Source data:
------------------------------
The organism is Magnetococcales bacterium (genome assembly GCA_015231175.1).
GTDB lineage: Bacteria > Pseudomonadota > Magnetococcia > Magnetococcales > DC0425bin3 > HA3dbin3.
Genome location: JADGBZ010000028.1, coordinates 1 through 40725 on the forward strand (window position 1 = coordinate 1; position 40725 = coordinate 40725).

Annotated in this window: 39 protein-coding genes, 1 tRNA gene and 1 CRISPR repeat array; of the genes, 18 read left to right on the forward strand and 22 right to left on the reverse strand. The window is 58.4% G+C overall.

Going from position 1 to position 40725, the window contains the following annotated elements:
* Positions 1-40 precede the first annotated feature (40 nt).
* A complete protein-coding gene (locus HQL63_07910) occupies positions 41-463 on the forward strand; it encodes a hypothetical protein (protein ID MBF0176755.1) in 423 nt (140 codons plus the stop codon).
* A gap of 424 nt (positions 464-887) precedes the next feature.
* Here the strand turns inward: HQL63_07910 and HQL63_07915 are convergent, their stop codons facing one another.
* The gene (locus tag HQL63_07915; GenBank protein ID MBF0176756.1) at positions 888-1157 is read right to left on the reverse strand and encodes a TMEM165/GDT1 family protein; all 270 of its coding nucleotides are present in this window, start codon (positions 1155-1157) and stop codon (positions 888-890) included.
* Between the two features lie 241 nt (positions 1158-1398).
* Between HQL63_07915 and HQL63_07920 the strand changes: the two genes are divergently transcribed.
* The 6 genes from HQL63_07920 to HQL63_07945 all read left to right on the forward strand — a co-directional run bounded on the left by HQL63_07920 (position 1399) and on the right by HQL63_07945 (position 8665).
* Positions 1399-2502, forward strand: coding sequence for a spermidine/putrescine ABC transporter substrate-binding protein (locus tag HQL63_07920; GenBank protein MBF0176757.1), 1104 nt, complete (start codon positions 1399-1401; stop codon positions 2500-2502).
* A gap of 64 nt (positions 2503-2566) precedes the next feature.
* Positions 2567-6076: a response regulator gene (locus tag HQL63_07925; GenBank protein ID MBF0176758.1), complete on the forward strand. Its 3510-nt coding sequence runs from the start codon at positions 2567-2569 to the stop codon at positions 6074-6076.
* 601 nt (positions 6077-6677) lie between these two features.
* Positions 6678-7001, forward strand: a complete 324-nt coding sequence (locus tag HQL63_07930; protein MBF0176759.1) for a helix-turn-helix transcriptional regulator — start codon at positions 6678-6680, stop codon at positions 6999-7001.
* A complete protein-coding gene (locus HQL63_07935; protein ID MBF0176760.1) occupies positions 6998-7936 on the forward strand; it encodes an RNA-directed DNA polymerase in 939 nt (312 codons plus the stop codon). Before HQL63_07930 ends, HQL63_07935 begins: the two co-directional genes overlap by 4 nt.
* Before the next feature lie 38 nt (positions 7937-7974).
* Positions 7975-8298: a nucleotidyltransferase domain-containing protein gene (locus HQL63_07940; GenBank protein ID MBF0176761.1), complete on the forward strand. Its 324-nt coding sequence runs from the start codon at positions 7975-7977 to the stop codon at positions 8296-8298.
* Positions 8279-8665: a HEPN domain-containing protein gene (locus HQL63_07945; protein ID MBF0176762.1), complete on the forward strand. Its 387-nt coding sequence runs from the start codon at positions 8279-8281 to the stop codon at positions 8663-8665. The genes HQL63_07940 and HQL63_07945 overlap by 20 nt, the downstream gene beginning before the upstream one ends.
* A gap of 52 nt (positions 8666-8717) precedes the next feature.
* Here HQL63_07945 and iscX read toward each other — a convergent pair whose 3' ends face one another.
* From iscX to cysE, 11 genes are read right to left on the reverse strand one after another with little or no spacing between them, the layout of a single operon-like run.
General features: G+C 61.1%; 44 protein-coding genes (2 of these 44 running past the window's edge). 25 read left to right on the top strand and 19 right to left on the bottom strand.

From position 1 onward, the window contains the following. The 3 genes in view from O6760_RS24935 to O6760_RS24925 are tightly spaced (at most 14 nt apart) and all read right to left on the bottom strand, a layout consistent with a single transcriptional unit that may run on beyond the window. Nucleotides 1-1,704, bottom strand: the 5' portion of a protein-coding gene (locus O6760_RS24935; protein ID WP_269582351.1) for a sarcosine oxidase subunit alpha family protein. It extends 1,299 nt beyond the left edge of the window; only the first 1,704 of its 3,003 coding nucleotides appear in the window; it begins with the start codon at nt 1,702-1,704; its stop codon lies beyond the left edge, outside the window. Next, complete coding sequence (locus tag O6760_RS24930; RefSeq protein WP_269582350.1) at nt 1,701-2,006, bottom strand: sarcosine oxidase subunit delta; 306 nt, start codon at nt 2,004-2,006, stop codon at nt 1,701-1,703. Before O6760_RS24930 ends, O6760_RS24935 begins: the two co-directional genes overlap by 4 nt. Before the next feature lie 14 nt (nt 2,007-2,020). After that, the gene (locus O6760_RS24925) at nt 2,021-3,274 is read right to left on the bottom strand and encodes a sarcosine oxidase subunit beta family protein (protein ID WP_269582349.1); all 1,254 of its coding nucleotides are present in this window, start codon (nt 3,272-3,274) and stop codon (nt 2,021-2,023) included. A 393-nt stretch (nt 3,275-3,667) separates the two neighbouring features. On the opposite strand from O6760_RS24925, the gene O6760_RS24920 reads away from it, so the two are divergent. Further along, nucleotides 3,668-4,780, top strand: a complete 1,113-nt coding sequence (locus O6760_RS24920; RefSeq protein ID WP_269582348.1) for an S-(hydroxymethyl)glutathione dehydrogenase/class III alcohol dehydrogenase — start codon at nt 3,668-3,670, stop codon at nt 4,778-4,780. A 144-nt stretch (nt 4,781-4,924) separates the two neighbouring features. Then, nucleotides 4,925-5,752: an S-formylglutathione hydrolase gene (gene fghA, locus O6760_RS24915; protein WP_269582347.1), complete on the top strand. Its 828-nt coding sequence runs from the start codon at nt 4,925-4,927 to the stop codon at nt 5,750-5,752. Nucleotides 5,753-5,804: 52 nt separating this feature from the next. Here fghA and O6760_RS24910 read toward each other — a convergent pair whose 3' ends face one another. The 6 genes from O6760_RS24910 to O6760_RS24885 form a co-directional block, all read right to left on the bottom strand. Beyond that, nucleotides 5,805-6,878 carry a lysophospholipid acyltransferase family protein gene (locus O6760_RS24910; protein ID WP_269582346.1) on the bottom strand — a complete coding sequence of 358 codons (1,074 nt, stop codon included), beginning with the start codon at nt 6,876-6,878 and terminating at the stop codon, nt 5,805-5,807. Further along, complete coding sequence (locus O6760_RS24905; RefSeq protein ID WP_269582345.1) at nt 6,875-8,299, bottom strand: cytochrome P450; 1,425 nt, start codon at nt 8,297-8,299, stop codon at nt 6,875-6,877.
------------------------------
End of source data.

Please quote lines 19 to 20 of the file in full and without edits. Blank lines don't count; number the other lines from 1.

* A complete protein-coding gene (locus HQL63_07935; protein ID MBF0176760.1) occupies positions 6998-7936 on the forward strand; it encodes an RNA-directed DNA polymerase in 939 nt (312 codons plus the stop codon). Before HQL63_07930 ends, HQL63_07935 begins: the two co-directional genes overlap by 4 nt.
* Before the next feature lie 38 nt (positions 7937-7974).